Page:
he had just eaten the parrot and his head got stuck in the cage!


We have lost some great people this year. The last two years, George


Martin, David Bowie, it doesn't stop. It is just frightening. All my


friends, I lost a lot of friends this year. Did you know David Bowie?


Can you tell us about your time with him? Every year we would rent his


yacht, he lived in Switzerland. Was he as good as everybody says? He


was, the music can never be any more or less than you are as a human


being and he was a great human being.


When it comes to the musicians the composer has known and worked


with, it's hard keeping up with Jones.


Now what about the presidential election?


I'll leave the country if that sucker won.


I assume you're referring to Mr Trump.


Very clever man and he knows how to say what they want to hear.


Uneducated rednecks, he knows how to talk to them.


I used to hang out with him. Did you?


A lot, yeah. Were you friends at one time?


Yeah, back then, but he wasn't like that, man, at all.


He used to fly with his helicopter with his name on the bottom of it.


And what about how things are in your country right now?


We keep reading reports of these difficulties


You should have seen the 30s, 40s and 50s.


In the 30s in Chicago during the depression


I wanted to be a gangster until I was 11.


Or I saw were dead bodies and Tommy guns and piles of money in back


rooms and all that stuff. This right there, I was in the wrong street and


they took a switchblade and put my hand on the fence and right there


was an ice pick. My daddy hit them in the head with a hammer.


And as for racism, Jones remembers playing in Las Vegas in 1964,


backing Frank Sinatra as part of the Count Basie Orchestra. Belafonte, in


the kitchen, they couldn't go in, and sleep in a black hotel across


town. We came there, and Frank said, we're not going to have that. The


old man wants to see you at the slot machines, there was an old man and


18 bodyguards. He said if anybody looks at him money, break both of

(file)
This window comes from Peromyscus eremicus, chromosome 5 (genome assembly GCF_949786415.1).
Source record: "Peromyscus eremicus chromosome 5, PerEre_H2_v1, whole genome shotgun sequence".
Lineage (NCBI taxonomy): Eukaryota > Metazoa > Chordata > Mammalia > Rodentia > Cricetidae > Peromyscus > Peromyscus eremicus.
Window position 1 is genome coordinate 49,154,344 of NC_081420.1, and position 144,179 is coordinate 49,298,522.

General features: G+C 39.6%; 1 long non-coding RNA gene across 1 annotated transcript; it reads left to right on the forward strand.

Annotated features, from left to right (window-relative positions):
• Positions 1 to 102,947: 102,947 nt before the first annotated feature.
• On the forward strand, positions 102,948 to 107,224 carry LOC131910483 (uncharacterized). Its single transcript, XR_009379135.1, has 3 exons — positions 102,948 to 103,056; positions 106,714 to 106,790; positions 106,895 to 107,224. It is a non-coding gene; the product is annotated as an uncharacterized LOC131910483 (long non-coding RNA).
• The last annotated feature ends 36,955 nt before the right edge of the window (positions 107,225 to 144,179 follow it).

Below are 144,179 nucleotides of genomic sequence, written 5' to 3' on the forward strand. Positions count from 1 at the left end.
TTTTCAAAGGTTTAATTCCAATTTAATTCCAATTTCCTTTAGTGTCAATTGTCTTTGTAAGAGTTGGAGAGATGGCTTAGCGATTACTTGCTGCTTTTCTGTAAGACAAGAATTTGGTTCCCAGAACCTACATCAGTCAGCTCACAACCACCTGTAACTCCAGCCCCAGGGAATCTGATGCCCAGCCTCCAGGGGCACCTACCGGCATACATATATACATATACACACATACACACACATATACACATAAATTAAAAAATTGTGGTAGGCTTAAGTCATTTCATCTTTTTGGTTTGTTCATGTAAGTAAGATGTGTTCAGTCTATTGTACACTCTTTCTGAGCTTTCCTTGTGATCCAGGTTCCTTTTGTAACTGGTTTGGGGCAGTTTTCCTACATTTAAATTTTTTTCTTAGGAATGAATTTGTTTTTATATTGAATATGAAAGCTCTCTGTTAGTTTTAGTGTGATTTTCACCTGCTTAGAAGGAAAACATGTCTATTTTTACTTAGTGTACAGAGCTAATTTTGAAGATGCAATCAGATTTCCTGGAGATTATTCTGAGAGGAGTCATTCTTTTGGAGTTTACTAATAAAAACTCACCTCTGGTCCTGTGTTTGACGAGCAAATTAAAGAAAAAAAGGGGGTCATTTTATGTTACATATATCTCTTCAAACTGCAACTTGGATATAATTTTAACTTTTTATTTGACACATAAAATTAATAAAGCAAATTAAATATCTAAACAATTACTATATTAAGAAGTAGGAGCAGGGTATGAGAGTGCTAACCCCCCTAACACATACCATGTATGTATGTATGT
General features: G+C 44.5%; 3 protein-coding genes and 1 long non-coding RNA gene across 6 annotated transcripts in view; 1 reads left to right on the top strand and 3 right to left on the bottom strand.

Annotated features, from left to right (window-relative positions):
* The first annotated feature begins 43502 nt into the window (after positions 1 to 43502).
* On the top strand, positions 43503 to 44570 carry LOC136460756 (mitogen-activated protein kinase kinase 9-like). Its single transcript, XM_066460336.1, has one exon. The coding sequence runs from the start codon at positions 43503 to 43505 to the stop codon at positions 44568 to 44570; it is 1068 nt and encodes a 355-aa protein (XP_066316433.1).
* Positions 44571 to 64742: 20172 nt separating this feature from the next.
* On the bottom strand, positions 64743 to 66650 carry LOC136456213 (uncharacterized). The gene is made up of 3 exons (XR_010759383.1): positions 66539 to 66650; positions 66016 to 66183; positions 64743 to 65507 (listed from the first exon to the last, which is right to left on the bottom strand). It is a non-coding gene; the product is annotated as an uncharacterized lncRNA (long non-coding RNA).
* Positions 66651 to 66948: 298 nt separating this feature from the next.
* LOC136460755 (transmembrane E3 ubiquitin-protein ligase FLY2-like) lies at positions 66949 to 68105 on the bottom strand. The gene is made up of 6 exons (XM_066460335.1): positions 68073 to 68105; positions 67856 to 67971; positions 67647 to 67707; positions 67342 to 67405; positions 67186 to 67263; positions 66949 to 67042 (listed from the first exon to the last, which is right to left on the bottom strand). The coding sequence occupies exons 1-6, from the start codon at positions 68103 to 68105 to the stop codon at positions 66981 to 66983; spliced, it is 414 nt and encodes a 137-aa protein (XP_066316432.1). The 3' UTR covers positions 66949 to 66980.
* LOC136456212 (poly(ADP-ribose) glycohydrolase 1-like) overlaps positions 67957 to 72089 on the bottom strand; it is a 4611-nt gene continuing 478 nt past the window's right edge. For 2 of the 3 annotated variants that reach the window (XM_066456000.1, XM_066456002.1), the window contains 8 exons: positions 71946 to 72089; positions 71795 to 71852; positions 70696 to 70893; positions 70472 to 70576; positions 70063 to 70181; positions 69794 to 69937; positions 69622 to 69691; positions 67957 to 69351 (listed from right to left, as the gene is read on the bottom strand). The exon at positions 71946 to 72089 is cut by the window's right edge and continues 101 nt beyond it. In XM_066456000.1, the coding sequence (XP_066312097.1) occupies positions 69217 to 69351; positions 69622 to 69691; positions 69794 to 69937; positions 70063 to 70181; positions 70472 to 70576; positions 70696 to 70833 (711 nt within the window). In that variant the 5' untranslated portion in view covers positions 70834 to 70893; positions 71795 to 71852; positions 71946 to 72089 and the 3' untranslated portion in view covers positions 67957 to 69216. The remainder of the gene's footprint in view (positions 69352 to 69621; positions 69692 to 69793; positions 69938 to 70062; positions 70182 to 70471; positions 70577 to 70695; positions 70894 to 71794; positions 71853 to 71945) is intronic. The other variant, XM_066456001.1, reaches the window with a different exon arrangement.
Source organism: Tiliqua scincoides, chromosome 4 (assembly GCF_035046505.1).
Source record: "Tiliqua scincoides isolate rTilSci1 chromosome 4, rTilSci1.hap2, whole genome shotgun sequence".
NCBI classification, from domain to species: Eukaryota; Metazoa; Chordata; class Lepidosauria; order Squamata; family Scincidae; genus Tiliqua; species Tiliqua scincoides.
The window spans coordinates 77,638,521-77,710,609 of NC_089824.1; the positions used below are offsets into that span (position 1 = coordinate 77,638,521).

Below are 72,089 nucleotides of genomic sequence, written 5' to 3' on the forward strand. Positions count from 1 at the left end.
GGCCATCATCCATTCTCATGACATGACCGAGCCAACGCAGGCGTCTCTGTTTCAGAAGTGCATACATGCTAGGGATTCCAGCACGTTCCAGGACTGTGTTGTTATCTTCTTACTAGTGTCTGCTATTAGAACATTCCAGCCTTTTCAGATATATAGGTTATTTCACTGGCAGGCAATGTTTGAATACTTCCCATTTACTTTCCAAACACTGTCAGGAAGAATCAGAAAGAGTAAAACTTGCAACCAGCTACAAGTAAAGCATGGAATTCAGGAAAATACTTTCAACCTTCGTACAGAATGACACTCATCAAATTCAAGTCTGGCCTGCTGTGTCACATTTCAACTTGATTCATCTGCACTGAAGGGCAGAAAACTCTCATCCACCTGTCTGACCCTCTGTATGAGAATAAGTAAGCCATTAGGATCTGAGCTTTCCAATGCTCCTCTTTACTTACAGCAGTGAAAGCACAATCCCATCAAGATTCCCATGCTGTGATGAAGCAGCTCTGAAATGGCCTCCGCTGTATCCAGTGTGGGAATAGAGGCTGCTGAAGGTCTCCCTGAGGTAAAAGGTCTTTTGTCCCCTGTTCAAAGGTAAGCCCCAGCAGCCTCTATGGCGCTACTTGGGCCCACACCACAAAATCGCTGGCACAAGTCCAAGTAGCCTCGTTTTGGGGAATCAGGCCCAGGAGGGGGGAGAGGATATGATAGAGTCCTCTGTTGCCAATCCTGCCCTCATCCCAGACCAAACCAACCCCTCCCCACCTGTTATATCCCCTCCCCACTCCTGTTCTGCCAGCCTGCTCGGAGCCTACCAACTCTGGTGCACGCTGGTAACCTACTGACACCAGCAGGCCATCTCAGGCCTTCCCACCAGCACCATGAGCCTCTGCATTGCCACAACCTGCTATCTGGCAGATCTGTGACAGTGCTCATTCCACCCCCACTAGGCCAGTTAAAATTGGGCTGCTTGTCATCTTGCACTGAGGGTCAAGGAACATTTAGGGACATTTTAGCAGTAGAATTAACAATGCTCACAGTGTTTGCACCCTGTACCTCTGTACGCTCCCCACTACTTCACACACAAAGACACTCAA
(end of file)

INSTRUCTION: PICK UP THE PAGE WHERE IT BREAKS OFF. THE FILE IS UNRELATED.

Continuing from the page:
their legs. Frank was tough! And he stopped racism there. So it was


burgers with Sinatra on the strip but also fish with Picasso on the


French Riviera. Didn't you live near Picasso for a while? Yes, in Cannes.


We went to lunch one year. After he had finished, he would get the bones


and put them onto La Croisette Cillessen could blunt them and he


took the colours out of his pocket, blue and yellow and red and he put


his designs on them. And the cheque. -- so the Sun could burn them.


Unlike his fellow band leader, the late great James Brown, Jones said


he would not dream of finding musicians for missing a beat. So


what is the secret of getting the best out of them? It's love, man,


come on, it's not necessary to be a disciplinarian. That's what I didn't


like, what was that may be that won the Oscar? Whiplash. That is BS, no


jazz magician would take that, get out of here.


Thank you very much and thank you to Quincy Jones for the beautiful


music. But before we go we are looking


after the first in a sieve of performances from artists appearing


at this year's Proms. -- a series called tonight we have the


Zimbabwean singer Tempo magazine will be performing tomorrow. You can


catch that on BBC for tomorrow night -- who will be performing.


# Speak up cause the prophets seem to have gone to sleep


# Make a war on terror, terror is taking its war out on me


# Oh, why you gonna go and put the fuel into the middle of the fire


# It's ablaze, and the temperature is slowly getting higher


# We can talk about the heroes and the villains


# We can hear about the heroes and the villains


# Pins and needles shooting up and down all over me


# Feels like true conviction, still, it's so hard to know what to believe


# It's a game of smoke and mirrors all around me


# Do you know the heroes and the villains in this town


# We can talk about the heroes and the villains


# We can hear about the heroes and the villains


Rain pushing back across Northern Ireland overnight tonight will


spread steadily across Scotland tomorrow making for a Dell and damp


day for many bulls it could start of soggy in northern England with a


grey and misty start in the south but for most it will be a cracking


day if you like it warm and sunny with